Streams Outside of Yellowstone National Park
|.............................Fly Fishing Yellowstone National Park
Fly Fishing Rock Creek - Part 2
Many anglers think that Rock Creek is purely a nymph fishing stream and that the trout
want generally feed on the surface or take dry flies. I think that is probably because
several articles have been written that more or less state that. In our several trips there
at different times of the year and during several different years we have not found that
to be the case. I certainly wouldn't go so far as to say that Rock Creek is a top dry fly
stream. I am just saying that they seem to feed on the surface there as well as most
Another reason I suppose that stuck with some is that the creek has a lot of deep
pools. Other than the normal pools that may be less than five feet deep, for example,
there are many that are much deeper. In fact, it is difficult to get a nymph down to the
bottom in many places.
I'm not suggesting that anglers should fish a dry fly when nothing is hatching. I would
tend to always use a nymph or larva imitation under the no hatch to match situation.
That said, I haven't found that the stream necessarily has any more or fewer hatches
than any other freestone stream of its type in the western Rocky Mountains. Stoneflies
are very plentiful in Rock Creek. Most of the time you will get far better results fishing a
stonefly nymph than you would an imitation of the adult but that is no different on Rock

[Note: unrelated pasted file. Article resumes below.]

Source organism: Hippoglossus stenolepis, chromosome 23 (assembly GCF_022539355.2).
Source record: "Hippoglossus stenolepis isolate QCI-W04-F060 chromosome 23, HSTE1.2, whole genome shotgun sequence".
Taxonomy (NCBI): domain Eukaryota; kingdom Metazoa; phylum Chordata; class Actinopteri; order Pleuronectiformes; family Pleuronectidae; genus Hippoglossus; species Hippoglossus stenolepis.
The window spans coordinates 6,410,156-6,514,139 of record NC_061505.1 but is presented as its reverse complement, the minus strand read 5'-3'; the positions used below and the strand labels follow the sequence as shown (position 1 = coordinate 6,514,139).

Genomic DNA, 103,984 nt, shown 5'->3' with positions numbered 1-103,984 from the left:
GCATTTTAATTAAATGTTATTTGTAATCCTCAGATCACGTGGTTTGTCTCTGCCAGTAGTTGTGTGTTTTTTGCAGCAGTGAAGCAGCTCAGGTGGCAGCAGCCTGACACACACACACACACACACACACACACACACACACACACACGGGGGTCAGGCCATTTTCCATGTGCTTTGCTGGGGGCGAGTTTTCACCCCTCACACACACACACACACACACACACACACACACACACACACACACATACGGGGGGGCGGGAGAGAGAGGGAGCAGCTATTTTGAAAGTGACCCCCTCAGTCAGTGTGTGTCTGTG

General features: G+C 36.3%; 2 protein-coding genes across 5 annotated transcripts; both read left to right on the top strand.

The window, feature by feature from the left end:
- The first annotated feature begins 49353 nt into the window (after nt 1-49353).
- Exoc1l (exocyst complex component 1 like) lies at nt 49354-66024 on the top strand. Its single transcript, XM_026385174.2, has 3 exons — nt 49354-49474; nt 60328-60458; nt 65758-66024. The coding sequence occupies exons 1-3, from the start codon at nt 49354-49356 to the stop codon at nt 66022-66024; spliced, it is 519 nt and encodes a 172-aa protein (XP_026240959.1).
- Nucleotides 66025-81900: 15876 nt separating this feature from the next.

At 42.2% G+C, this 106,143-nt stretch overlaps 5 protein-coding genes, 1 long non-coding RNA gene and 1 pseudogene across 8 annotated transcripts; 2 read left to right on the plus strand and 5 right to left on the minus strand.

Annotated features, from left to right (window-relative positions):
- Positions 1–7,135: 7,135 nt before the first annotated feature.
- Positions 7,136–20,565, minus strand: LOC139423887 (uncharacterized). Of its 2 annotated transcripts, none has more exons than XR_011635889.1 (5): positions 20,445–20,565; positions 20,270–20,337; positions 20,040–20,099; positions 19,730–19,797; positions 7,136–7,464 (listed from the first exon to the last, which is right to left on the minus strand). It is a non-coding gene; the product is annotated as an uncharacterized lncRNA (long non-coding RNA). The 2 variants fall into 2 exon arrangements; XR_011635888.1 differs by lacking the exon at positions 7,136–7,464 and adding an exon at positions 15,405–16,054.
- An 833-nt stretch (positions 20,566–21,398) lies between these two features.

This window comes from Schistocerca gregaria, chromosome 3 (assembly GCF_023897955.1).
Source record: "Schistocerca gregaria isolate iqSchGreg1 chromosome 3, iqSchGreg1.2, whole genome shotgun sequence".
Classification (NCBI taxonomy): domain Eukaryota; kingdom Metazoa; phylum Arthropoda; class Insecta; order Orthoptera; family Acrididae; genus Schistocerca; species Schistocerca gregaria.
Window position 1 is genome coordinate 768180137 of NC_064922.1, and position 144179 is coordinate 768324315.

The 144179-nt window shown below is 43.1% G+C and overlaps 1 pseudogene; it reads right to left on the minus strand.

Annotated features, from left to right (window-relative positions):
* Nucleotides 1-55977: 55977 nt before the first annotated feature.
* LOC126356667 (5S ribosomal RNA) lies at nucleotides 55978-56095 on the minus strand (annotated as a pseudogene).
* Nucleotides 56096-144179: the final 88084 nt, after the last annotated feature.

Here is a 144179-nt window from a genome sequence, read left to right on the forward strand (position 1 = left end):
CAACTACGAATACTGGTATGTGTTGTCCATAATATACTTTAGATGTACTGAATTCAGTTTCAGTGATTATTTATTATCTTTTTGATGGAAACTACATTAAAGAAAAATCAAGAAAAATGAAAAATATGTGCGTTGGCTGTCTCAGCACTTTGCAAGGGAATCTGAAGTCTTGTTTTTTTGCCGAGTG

Creek than anywhere else. I have recently posted a hatch chart on our "Perfect Fly"
website for Rock Creek.
There is an early Skwala Stonefly hatch that occurs in March and part of April. We
have not fished the stream during that time period. The salmonfly hatch often occurs
during the runoff. It is hit or miss, mostly miss at Rock Creek. The Golden Stoneflies
are often still around after runoff and they can provide a lot of action some years. The
main stonefly attraction at rock Creek is the Yellow Sally. They hatch over a long time
at one place or another along the fifty mile creek. We have experienced some fine dry
fly trout fishing just before dark during the Yellow Sally hatch.
There is usually a very good October Caddis hatch but it occurs from about the middle
of September until the first or second week in October. In addition, Rock Creek has a
okay hatch of Green Drakes but it is usually not a huge hatch. There is the usual PMD
hatch that occurs over a long period of time along with a few other mayflies. None of
the mayflies hatch in huge numbers but they are not exactly poor hatches by any
means. I would call them equal for most any mountain freestone stream of this type.
If you choose to fish Rock Creek and I would highly recommend it to anyone, don't fail
to be on the outlook for hatches and be prepared for some dry fly action. In spite of
what you may have read otherwise, Rock Creek does have its fair share of good dry fly
Copyright 2008 James Marsh